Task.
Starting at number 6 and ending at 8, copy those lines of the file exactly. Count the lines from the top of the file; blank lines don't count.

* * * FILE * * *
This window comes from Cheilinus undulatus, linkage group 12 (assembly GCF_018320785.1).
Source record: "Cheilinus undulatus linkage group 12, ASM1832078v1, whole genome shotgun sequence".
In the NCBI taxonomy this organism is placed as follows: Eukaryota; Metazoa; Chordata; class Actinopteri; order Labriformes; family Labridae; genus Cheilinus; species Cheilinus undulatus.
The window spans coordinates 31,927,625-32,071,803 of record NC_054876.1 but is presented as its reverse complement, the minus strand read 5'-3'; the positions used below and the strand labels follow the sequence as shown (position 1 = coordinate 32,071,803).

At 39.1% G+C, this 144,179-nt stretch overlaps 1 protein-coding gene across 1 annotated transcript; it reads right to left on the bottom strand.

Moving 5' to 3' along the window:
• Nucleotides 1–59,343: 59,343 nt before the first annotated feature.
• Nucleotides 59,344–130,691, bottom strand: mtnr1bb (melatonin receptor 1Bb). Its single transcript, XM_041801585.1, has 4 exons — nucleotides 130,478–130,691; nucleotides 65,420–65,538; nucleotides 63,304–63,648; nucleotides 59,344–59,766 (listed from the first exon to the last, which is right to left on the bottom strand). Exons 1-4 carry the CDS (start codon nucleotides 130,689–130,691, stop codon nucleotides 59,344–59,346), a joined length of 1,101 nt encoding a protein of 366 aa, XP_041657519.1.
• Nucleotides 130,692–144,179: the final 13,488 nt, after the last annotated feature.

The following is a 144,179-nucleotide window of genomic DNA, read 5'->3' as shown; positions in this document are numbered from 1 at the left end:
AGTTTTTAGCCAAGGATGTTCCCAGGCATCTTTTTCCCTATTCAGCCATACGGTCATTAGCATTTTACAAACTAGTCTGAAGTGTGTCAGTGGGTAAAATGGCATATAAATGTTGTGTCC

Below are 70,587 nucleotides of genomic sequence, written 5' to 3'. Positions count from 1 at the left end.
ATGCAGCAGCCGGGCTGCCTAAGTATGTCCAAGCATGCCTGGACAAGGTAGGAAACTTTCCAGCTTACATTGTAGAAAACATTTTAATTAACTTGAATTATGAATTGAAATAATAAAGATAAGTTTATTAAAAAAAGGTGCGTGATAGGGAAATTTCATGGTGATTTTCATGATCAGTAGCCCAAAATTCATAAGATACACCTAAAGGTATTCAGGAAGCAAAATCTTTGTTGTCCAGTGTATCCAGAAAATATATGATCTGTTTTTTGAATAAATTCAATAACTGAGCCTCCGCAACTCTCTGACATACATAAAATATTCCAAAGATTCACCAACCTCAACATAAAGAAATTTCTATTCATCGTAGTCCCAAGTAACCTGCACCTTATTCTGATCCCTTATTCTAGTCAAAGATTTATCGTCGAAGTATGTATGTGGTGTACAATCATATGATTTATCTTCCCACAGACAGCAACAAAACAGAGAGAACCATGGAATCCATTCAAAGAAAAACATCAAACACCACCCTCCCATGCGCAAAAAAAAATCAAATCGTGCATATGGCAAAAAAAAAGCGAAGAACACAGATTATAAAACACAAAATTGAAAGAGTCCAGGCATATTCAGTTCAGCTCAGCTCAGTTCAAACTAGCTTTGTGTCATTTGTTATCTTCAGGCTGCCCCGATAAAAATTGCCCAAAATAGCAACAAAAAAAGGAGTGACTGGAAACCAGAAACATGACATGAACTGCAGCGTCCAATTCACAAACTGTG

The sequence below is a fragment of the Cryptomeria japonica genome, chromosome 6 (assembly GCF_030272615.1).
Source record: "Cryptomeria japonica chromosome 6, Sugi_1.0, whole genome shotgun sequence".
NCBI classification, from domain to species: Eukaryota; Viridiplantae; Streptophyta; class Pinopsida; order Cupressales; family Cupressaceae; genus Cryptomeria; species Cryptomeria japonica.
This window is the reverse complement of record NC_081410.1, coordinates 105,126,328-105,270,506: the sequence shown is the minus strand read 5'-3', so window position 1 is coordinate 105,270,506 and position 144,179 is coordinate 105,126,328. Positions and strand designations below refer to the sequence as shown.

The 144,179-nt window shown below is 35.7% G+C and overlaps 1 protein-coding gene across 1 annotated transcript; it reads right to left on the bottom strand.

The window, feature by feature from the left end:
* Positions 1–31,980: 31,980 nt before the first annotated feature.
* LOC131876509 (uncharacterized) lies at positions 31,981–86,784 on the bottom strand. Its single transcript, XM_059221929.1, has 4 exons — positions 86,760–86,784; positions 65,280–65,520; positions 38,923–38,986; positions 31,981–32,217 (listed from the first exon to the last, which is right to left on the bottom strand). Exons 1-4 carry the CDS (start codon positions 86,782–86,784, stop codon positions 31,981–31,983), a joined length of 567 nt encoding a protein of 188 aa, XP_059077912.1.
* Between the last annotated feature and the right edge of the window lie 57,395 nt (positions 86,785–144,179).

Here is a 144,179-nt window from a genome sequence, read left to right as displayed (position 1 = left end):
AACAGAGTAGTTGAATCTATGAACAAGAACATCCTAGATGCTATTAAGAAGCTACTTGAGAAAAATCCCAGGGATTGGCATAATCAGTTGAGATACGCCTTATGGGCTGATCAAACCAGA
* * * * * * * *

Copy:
Moving 5' to 3' along the window:
• Nucleotides 1–59,343: 59,343 nt before the first annotated feature.
• Nucleotides 59,344–130,691, bottom strand: mtnr1bb (melatonin receptor 1Bb). Its single transcript, XM_041801585.1, has 4 exons — nucleotides 130,478–130,691; nucleotides 65,420–65,538; nucleotides 63,304–63,648; nucleotides 59,344–59,766 (listed from the first exon to the last, which is right to left on the bottom strand). Exons 1-4 carry the CDS (start codon nucleotides 130,689–130,691, stop codon nucleotides 59,344–59,346), a joined length of 1,101 nt encoding a protein of 366 aa, XP_041657519.1.